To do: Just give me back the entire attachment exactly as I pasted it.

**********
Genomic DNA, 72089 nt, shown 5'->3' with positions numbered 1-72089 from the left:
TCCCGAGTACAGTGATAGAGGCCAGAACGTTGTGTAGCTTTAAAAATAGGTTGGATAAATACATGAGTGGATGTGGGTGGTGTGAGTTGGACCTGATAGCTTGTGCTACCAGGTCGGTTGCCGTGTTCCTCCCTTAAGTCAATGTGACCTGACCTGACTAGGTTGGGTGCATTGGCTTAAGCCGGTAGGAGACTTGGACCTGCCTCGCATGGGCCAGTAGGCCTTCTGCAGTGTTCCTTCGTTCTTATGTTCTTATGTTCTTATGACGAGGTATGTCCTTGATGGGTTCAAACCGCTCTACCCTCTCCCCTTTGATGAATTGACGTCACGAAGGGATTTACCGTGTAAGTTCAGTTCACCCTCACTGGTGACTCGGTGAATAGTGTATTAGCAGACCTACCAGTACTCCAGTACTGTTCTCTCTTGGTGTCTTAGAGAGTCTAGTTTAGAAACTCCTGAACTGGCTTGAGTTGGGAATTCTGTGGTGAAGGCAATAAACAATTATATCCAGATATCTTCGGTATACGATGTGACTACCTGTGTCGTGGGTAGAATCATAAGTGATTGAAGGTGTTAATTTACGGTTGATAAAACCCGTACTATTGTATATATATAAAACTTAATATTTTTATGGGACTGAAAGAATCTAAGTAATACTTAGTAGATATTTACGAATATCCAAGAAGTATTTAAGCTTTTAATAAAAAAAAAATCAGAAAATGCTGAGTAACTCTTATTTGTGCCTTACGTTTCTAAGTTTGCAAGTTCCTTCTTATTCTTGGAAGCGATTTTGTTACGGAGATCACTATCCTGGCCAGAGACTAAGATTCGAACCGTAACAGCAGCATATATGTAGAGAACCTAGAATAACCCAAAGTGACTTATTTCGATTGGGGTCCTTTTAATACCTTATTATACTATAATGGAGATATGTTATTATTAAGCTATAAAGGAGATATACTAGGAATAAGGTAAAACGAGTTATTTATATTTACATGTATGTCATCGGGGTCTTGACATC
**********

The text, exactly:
Genomic DNA, 72089 nt, shown 5'->3' with positions numbered 1-72089 from the left:
TCCCGAGTACAGTGATAGAGGCCAGAACGTTGTGTAGCTTTAAAAATAGGTTGGATAAATACATGAGTGGATGTGGGTGGTGTGAGTTGGACCTGATAGCTTGTGCTACCAGGTCGGTTGCCGTGTTCCTCCCTTAAGTCAATGTGACCTGACCTGACTAGGTTGGGTGCATTGGCTTAAGCCGGTAGGAGACTTGGACCTGCCTCGCATGGGCCAGTAGGCCTTCTGCAGTGTTCCTTCGTTCTTATGTTCTTATGTTCTTATGACGAGGTATGTCCTTGATGGGTTCAAACCGCTCTACCCTCTCCCCTTTGATGAATTGACGTCACGAAGGGATTTACCGTGTAAGTTCAGTTCACCCTCACTGGTGACTCGGTGAATAGTGTATTAGCAGACCTACCAGTACTCCAGTACTGTTCTCTCTTGGTGTCTTAGAGAGTCTAGTTTAGAAACTCCTGAACTGGCTTGAGTTGGGAATTCTGTGGTGAAGGCAATAAACAATTATATCCAGATATCTTCGGTATACGATGTGACTACCTGTGTCGTGGGTAGAATCATAAGTGATTGAAGGTGTTAATTTACGGTTGATAAAACCCGTACTATTGTATATATATAAAACTTAATATTTTTATGGGACTGAAAGAATCTAAGTAATACTTAGTAGATATTTACGAATATCCAAGAAGTATTTAAGCTTTTAATAAAAAAAAAATCAGAAAATGCTGAGTAACTCTTATTTGTGCCTTACGTTTCTAAGTTTGCAAGTTCCTTCTTATTCTTGGAAGCGATTTTGTTACGGAGATCACTATCCTGGCCAGAGACTAAGATTCGAACCGTAACAGCAGCATATATGTAGAGAACCTAGAATAACCCAAAGTGACTTATTTCGATTGGGGTCCTTTTAATACCTTATTATACTATAATGGAGATATGTTATTATTAAGCTATAAAGGAGATATACTAGGAATAAGGTAAAACGAGTTATTTATATTTACATGTATGTCATCGGGGTCTTGACATC